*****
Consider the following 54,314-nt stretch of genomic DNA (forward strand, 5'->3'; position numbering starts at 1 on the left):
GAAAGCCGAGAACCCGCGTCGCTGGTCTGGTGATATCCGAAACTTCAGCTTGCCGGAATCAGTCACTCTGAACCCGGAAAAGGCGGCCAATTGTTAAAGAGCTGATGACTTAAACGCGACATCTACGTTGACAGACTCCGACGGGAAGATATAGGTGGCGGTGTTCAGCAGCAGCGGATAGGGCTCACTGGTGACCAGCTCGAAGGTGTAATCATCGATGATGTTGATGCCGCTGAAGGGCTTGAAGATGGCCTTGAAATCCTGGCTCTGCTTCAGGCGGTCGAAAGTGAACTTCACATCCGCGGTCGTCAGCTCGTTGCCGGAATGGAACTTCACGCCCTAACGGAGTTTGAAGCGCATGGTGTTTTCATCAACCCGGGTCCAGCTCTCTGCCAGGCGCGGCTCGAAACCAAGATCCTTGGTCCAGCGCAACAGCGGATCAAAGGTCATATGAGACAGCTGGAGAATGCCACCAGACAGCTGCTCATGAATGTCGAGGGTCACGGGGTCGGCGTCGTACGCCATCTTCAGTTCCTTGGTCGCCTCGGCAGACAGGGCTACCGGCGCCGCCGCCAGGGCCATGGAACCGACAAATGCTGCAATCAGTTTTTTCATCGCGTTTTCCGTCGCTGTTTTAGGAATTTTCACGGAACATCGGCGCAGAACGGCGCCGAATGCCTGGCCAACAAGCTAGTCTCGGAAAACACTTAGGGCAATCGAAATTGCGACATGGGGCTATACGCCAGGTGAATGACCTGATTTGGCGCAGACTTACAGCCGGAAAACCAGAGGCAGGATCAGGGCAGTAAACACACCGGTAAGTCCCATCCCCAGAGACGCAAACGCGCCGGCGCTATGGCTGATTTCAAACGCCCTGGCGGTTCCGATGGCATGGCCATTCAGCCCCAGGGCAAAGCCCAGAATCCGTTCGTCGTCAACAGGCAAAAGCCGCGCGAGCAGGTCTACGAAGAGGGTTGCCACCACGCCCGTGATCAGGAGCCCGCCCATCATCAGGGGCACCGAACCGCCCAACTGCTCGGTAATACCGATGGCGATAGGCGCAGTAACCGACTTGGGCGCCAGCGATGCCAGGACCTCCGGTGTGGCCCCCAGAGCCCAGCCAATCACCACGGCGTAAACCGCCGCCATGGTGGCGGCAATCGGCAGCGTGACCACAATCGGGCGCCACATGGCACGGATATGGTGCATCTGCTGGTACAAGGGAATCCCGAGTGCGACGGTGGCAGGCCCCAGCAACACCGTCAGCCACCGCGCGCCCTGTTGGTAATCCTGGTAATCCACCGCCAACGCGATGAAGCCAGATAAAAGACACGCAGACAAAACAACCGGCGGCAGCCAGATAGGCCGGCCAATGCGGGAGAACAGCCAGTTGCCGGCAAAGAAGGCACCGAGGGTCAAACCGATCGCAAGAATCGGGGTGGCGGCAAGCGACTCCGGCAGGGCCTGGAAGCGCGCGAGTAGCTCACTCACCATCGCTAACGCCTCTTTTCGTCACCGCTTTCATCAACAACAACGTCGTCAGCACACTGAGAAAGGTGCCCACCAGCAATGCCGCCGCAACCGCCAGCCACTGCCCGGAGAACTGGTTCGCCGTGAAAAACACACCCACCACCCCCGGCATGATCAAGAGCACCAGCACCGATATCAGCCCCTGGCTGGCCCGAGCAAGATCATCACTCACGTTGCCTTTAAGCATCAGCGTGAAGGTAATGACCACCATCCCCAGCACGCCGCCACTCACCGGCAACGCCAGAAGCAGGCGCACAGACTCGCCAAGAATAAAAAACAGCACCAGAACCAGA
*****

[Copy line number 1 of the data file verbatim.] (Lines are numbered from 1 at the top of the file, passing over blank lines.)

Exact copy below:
Consider the following 54,314-nt stretch of genomic DNA (forward strand, 5'->3'; position numbering starts at 1 on the left):